Wolcott and the PHAC encouraged white residents to not flee but to stay and help integrate the neighborhood. Many white residents feared that once black people moved into Park Hill, the neighborhood would fall into disrepair like Five Points. They said black people could live in their neighborhoods if they maintained their homes and lawns. PHAC pressured the city of Denver to keep up city services in Park Hill, including street paving and trash collection.
Anna Jo Haynes, a life-long political activist and African American, joined the Park Hill Action Committee as well. She lived at 26th and Cook, west of Colorado Blvd.
“The PHAC set up dinners where people could spend time talking about race relations,” Haynes says. “They invited speakers who were very involved in what was happening. People could ask questions without being fearful on both sides and wonderful relationships were established.”
Haynes and Wolcott, who each had five children about the same ages, became close friends and champion picketers of segregated institutions. Wolcott picketed taxi companies that refused to hire black people or drive into black neighborhoods. She picketed Denver Dry Goods, a department store that wouldn’t hire black people. She integrated the Cub Scouts.
The Denver School Board built enough schools in black neighborhoods that the black students wouldn’t need to leave and go to a white school, resulting in segregated schools. Haynes fought for desegregation in DPS.
“Integrated neighborhoods was a bigger issue than just housing,” Haynes says. “It was important to desegregate neighborhoods to desegregate the schools.”
Having all minorities in one area doesn’t solve anything, according to Haynes. It perpetuates lower levels of education, lower standards of achievement among minorities and problems for members of all races and school boards. Haynes’ children were among the first African Americans to volunteer to be bused to predominately white schools for a better education.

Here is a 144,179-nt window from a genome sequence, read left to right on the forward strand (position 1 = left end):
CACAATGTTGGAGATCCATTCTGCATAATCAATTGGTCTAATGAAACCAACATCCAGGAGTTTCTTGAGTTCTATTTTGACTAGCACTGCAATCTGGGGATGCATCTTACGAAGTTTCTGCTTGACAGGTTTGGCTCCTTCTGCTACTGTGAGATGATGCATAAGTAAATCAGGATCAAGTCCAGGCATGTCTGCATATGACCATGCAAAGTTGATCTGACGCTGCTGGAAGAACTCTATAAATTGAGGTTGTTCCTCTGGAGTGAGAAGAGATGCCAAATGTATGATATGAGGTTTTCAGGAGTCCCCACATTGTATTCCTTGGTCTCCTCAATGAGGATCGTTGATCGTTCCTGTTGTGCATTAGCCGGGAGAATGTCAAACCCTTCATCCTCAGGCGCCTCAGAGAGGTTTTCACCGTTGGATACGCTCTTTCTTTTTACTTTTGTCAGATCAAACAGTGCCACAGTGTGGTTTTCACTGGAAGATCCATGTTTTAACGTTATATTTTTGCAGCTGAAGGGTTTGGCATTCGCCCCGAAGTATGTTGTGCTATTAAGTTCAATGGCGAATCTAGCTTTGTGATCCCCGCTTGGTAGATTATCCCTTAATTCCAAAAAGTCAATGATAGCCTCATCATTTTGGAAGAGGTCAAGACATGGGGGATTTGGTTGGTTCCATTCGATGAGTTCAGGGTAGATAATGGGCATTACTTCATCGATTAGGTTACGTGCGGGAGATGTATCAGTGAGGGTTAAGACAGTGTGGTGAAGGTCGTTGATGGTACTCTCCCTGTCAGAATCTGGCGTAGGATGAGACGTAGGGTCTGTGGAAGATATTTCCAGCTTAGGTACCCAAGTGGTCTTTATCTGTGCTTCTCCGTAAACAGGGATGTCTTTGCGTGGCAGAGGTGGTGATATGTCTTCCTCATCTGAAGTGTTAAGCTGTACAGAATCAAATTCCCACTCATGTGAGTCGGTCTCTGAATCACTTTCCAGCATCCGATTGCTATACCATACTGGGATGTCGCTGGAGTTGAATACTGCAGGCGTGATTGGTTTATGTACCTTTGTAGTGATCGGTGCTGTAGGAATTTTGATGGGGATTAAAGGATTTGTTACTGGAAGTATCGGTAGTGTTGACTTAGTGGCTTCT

Together, Haynes and Wolcott fought for fair housing, once staying at Gov. Love’s office for 48 hours straight until he added it to his agenda. He believed the 1957 Fair Housing Act worked just fine.
Then in 1968, on the heels of Martin Luther King’s assassination, integration efforts in Denver and all over the U.S. gained momentum. Denver’s Noel Resolution (named after Denver’s first black school board member, Rachel Noel) to desegregate schools and the Federal Fair Housing Act were both passed in April 1968.
Haynes and Wolcott agree it was a scary but exciting time in Denver. For several years, Wolcott relished the integration in Park Hill. Her block at 23rd and Clermont was half white and half black for several years. Park Hill became a national example of interracial living.
But, fast-forward to today and Park Hill looks very different. Although redlining no longer exists, Park Hill has become less integrated on its own. A 2010 census by the Piton Foundation shows South Park Hill is 84 percent white and not even 1 percent black. North Park Hill is 50 percent white and 39 percent black. Housing prices in Park Hill and all over Denver have skyrocketed. Homeowners who cannot afford to maintain the older homes are taking advantage of increasing home values and moving to the suburbs.
“It’s so frustrating to see what has happened,” Wolcott says. Her block is almost entirely white now.
Haynes, who now lives at 30th and Dexter, which has historically been all African American, is one of four black families left on her block. While the number of young, wealthy families moving in is considered progress in many ways, Haynes fears Denver will become a primarily white city. She calls it “urban removal,” instead of urban renewal. The best example is Five Points, which is now almost all white and the youngest, hippest Denver neighborhood, according to Haynes.
It begs the question: Are the vital interests Park Hill residents fought to protect in the ’60s and ’70s still the interests today? Can integration last? “When leadership isn’t cultivated, when you lose history, you no longer have that same feeling of why it’s important to integrate …” Haynes says. “You have to do what Park Hill originally did, which is have dinners and talk to each other about race. If you have churches, neighborhood organizations and people working together, we might be able to stop the flow of African Americans just leaving in droves.”